Newspoll: 51-49 to Coalition

Anthony Albanese’s personal ratings take a hit, but no change on the voting intention headline in the third poll since the great federal election miss.

As related by The Australian, the third Newspoll since the fall is unchanged on the second, conducted three weeks ago, in showing the Coalition with a two-party lead of 51-49. The primary votes are Coalition 43% (41.4% at the election), Labor 35% (33.4%), Greens 12% (10.4%) and One Nation 5% (3.1%, although they did not contest every seat at the election). All four are up a point compared with the previous poll, reflected in a four point drop in “others” to 5%. I’m struggling to identify the last time Newspoll had the Greens at 12% – certainly not at any point in the last term (UPDATE: It was in March 2016).

Scott Morrison is up a point on approval to 49%, after dropping three points last time, and his disapproval is up three to 39%, which is still three down on the first poll after the election. Anthony Albanese records a net negative rating for the first time, being down six on approval to 35% (after gaining two last time), and up six on disapproval to 40% (after dropping two last time). Morrison’s preferred prime minister lead is reportedly at 20%, compared with 18% last time, although the exact numbers are not yet provided (UPDATE: Morrison’s lead has increased from 48-30 to 48-28).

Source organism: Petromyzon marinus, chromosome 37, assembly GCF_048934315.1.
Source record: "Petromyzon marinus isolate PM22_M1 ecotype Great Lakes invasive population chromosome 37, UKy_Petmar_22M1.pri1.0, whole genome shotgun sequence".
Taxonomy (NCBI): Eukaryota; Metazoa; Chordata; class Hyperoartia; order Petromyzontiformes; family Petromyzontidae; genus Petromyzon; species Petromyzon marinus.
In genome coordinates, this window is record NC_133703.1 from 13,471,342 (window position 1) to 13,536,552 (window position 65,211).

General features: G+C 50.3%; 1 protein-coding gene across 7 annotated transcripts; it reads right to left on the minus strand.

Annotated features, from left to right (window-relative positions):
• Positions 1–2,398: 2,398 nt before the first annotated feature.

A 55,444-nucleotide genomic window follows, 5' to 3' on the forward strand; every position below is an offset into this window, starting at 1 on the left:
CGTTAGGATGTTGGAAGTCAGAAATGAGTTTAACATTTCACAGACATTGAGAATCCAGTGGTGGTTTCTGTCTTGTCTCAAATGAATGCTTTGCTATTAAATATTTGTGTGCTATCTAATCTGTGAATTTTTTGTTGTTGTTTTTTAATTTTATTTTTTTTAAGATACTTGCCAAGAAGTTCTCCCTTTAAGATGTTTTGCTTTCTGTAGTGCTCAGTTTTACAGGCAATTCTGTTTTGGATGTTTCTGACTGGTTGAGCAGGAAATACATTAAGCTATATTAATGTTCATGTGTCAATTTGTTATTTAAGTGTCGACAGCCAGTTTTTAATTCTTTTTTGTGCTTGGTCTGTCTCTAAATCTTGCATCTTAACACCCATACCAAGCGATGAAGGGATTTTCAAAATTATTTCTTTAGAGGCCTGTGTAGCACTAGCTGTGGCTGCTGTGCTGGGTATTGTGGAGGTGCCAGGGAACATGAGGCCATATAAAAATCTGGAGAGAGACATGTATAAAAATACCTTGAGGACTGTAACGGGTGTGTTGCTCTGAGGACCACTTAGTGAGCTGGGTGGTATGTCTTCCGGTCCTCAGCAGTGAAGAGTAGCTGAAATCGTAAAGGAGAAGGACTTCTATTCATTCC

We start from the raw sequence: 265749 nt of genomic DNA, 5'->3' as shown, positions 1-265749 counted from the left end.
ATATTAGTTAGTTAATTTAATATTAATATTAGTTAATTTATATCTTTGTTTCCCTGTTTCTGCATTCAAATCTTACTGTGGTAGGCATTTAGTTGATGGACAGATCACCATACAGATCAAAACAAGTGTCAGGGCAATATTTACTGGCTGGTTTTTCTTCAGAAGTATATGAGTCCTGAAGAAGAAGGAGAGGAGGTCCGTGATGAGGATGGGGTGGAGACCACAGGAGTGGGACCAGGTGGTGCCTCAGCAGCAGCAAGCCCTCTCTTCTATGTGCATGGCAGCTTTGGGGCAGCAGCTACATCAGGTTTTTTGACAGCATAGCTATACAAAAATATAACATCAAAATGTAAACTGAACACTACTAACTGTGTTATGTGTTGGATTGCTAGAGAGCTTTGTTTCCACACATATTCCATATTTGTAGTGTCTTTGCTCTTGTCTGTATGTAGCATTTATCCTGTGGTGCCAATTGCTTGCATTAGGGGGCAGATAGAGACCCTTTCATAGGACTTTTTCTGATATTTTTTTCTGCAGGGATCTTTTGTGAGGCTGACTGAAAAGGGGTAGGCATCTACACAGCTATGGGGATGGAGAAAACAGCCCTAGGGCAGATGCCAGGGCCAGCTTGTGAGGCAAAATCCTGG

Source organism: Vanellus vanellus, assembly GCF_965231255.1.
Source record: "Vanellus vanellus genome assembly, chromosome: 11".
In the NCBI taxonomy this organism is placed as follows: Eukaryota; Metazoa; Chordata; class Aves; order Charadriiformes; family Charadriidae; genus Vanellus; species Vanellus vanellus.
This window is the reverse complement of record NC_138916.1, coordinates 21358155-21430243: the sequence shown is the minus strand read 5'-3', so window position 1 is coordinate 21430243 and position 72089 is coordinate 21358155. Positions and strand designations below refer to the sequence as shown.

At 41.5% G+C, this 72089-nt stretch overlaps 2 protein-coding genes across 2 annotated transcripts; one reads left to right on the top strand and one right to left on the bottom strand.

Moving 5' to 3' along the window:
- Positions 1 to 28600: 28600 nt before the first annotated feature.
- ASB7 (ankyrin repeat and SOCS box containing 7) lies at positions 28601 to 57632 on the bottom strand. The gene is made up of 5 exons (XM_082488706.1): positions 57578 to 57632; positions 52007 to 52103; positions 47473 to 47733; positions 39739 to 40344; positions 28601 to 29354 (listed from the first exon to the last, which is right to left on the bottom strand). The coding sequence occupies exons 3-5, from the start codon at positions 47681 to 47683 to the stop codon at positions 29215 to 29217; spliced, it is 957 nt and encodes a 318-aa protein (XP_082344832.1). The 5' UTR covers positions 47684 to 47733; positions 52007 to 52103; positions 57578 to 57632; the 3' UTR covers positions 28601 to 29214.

The poll comes with a glimmer of improved transparency, in that we are told exactly how many respondents came from its online survey (956) and automated phone poll (705) components. It was conducted from Thursday to Sunday.

Author: William Bowe

William Bowe is a Perth-based election analyst and occasional teacher of political science. His blog, The Poll Bludger, has existed in one form or another since 2004, and is one of the most heavily trafficked websites on Australian politics.

1,523 comments on “Newspoll: 51-49 to Coalition”

  1. Bushfire Bill:

    Staff at your aged-care facility should requisition your lap-top in order to stop you using a carriage service to harass or menace – no ageism implied.

  2. You’re deflecting “Mavis”, trying to change the subject.

    You are the one going around accusing others of being imposters.